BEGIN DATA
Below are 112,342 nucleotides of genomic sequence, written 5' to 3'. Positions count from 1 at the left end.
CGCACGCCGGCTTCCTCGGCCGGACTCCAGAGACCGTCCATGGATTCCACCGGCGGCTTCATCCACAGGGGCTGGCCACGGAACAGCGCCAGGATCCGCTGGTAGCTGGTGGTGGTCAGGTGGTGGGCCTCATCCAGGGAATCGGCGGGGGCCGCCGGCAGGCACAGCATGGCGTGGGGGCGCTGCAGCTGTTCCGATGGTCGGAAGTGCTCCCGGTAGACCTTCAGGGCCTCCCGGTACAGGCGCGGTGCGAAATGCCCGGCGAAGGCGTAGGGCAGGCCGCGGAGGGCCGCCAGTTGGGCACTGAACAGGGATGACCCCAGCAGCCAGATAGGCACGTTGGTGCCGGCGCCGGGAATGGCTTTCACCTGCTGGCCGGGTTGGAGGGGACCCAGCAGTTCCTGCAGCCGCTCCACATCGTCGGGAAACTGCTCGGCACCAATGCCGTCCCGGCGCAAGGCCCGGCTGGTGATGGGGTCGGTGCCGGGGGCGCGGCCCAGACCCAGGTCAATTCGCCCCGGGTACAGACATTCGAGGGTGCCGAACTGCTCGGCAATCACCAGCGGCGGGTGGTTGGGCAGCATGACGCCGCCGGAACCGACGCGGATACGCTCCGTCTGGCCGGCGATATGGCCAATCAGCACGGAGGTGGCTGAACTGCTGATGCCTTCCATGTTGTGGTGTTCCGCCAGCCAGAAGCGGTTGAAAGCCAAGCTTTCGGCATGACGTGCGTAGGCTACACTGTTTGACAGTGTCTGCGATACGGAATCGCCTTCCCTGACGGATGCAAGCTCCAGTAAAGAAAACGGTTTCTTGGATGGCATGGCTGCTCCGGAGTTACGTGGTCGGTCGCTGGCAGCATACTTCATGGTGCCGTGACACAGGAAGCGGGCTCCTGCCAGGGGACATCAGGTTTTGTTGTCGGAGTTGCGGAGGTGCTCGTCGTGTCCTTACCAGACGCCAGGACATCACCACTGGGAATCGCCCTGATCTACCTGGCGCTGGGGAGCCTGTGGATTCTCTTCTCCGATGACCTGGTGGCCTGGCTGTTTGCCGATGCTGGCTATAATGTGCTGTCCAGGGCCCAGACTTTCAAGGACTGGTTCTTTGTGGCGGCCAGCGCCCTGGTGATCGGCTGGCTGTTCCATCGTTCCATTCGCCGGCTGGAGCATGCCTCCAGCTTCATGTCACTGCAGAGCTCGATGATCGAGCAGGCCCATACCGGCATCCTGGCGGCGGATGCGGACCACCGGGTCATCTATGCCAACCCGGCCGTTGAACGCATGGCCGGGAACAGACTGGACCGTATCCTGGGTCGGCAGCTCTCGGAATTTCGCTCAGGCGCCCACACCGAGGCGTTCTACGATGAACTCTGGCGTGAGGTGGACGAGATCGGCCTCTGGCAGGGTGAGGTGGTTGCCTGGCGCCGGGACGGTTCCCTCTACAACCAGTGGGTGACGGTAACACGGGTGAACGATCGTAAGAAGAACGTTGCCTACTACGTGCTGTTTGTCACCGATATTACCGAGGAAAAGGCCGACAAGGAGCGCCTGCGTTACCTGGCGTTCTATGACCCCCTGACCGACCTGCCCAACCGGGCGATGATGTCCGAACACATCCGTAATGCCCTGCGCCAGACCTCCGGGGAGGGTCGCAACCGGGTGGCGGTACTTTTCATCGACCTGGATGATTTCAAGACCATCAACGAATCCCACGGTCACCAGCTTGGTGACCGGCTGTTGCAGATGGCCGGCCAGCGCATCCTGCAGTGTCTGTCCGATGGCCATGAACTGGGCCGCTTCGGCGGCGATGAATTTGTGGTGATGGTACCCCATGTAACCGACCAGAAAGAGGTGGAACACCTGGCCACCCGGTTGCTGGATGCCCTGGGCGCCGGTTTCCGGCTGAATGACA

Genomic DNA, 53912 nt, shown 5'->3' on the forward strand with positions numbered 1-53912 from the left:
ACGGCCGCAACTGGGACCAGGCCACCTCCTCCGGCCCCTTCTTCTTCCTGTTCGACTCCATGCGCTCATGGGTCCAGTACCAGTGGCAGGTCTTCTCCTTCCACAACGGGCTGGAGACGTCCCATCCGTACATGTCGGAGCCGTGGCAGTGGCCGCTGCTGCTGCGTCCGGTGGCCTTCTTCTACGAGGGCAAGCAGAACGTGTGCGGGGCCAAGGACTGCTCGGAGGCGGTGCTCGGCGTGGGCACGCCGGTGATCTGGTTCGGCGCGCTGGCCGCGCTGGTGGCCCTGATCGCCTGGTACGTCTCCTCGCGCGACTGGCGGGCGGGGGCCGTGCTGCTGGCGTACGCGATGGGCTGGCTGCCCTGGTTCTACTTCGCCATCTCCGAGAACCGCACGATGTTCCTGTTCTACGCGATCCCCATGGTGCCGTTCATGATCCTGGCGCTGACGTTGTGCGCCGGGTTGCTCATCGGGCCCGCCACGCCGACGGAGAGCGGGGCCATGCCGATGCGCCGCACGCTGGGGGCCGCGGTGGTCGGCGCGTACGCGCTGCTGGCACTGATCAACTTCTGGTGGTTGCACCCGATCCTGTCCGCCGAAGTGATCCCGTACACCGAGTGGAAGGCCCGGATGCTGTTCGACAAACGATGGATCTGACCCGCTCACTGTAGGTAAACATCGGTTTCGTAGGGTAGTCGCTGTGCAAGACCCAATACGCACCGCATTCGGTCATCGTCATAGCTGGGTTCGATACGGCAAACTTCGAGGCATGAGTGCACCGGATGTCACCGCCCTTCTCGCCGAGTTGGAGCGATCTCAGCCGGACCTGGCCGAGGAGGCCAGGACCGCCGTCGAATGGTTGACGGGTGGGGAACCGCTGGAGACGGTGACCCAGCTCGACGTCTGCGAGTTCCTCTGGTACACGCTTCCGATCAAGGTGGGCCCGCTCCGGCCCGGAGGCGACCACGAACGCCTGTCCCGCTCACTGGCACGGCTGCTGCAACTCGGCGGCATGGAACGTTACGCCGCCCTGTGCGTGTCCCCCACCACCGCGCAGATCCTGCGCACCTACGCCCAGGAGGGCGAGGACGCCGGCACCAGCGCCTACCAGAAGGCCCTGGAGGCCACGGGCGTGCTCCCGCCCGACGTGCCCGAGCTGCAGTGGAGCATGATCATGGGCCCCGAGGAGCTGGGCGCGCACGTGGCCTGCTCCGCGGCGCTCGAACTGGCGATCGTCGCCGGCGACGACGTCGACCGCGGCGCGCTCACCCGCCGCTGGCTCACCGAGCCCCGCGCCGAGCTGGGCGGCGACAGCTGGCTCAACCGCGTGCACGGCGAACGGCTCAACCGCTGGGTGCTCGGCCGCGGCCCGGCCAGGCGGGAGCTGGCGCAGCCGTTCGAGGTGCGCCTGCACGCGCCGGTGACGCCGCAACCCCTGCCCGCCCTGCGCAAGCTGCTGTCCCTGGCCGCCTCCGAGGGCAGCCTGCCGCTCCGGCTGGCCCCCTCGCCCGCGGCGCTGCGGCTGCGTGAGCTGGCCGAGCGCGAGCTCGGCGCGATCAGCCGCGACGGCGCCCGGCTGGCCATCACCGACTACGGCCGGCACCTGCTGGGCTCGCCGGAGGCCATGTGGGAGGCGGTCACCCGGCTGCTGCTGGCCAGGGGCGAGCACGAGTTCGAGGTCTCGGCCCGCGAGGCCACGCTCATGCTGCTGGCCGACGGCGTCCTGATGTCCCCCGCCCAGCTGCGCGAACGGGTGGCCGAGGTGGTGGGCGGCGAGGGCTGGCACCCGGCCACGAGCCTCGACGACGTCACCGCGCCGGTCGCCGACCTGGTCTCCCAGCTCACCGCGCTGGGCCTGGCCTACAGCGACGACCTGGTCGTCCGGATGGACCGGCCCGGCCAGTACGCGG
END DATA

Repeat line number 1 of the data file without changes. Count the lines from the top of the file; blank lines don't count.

Below are 112,342 nucleotides of genomic sequence, written 5' to 3'. Positions count from 1 at the left end.